The literature of Africa is dominated by accounts of crisis and gloom. But Thomas Bassett, a distinguished American geographer well known in the field of development, tells an unusual story of the growth of the cotton economy of West Africa. One of the few long-running success stories in African development, change was brought about by tens of thousands of small-scale peasant farmers. While the introduction of new strains of cotton in French West Africa was in part a result of agronomic research by French scientists, supported by an unusually efficient marketing structure, this is not a case of triumphant top-down 'planification'. Employing the case of Cote d'Ivoire, Professor Bassett shows agricultural intensification to result from the cumulative effect of decades of incremental changes in farming techniques and social organization. A significant contribution to the literature, the book demonstrates the need to consider the local and temporal dimensions of agricultural innovations. It brings into question many key assumptions that have influenced development policies during the twentieth century.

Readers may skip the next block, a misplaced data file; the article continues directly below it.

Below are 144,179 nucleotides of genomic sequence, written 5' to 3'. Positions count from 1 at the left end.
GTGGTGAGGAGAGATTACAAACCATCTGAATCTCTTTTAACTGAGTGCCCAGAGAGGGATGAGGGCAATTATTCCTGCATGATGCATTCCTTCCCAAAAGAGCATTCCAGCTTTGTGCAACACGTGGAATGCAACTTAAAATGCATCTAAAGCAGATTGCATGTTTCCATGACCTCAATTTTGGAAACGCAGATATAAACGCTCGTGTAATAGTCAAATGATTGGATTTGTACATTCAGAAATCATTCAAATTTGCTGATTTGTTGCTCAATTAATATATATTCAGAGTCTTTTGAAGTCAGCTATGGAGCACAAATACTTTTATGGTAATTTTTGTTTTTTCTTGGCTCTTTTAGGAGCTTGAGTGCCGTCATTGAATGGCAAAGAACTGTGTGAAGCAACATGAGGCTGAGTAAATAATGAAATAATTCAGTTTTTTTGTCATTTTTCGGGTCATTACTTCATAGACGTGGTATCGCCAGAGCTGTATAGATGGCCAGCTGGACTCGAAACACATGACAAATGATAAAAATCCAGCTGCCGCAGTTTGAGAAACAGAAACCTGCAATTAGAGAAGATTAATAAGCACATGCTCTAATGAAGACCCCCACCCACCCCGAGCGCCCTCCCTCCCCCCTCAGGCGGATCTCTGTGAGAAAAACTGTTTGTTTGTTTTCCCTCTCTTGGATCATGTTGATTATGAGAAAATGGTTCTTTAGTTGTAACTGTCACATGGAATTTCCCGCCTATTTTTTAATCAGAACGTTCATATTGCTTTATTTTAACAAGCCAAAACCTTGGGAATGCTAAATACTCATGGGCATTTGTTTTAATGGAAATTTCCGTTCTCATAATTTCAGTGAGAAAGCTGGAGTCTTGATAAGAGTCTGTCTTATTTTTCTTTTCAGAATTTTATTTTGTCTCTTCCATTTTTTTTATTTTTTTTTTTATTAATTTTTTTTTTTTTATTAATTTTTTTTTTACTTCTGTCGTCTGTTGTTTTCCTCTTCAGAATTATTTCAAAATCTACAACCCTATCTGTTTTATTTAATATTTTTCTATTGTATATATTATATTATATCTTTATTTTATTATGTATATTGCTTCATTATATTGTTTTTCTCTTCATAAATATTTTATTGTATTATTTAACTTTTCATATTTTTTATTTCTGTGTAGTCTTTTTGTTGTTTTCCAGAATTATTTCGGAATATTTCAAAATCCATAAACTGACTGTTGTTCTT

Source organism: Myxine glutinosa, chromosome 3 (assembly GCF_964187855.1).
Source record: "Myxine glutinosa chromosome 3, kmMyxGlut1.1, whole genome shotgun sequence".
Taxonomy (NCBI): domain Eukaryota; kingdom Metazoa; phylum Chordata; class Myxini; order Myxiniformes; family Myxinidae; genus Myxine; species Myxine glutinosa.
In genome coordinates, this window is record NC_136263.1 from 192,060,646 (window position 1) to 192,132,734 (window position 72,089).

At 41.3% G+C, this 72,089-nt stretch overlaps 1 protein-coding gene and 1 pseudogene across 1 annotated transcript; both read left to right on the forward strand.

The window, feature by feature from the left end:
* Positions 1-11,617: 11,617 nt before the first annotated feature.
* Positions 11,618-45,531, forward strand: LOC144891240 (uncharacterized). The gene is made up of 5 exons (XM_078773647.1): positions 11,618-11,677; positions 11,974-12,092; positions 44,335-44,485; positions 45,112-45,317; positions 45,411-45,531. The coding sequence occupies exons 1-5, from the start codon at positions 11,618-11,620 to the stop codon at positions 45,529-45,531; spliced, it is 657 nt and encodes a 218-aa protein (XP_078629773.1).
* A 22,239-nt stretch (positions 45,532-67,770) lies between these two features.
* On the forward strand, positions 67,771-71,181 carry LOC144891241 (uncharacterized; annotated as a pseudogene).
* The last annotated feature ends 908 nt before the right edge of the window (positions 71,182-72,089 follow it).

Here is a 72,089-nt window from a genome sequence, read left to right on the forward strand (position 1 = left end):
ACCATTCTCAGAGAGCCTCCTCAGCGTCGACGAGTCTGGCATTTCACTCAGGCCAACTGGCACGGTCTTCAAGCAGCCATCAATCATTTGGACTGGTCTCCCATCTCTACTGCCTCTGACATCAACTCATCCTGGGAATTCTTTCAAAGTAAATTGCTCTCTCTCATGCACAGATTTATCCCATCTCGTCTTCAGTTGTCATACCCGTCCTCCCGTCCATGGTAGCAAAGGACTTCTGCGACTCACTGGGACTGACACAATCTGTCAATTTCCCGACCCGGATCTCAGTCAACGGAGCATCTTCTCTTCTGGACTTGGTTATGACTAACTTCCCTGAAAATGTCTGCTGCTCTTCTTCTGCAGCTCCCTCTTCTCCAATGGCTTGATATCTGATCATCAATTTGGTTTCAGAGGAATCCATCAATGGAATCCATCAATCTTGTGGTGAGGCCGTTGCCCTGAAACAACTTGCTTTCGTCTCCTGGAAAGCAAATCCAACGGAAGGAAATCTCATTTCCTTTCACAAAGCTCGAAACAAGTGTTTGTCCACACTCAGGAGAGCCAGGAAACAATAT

Thomas J. Bassett is Associate Professor of Geography at the University of Illinois, Urbana-Champaign. He is co-author of Land in African Agrarian Systems (1993) and Maps of Africa to 1900 (2000), and has been engaged in long-term field work in Cote d'Ivoire since 1981.
1. Introduction; 2. The collision of empires, 1880-1911; 3. The uncaptured corvee, 1912-46; 4. Repackaging cotton, 1947-63; 5. Making cotton work, 1964-84; 6. 'To sow or not to sow': the extensification of cotton, gender politics, and rural mobilization, 1985-95; 7. Conclusion; Appendix; Notes; Bibliography.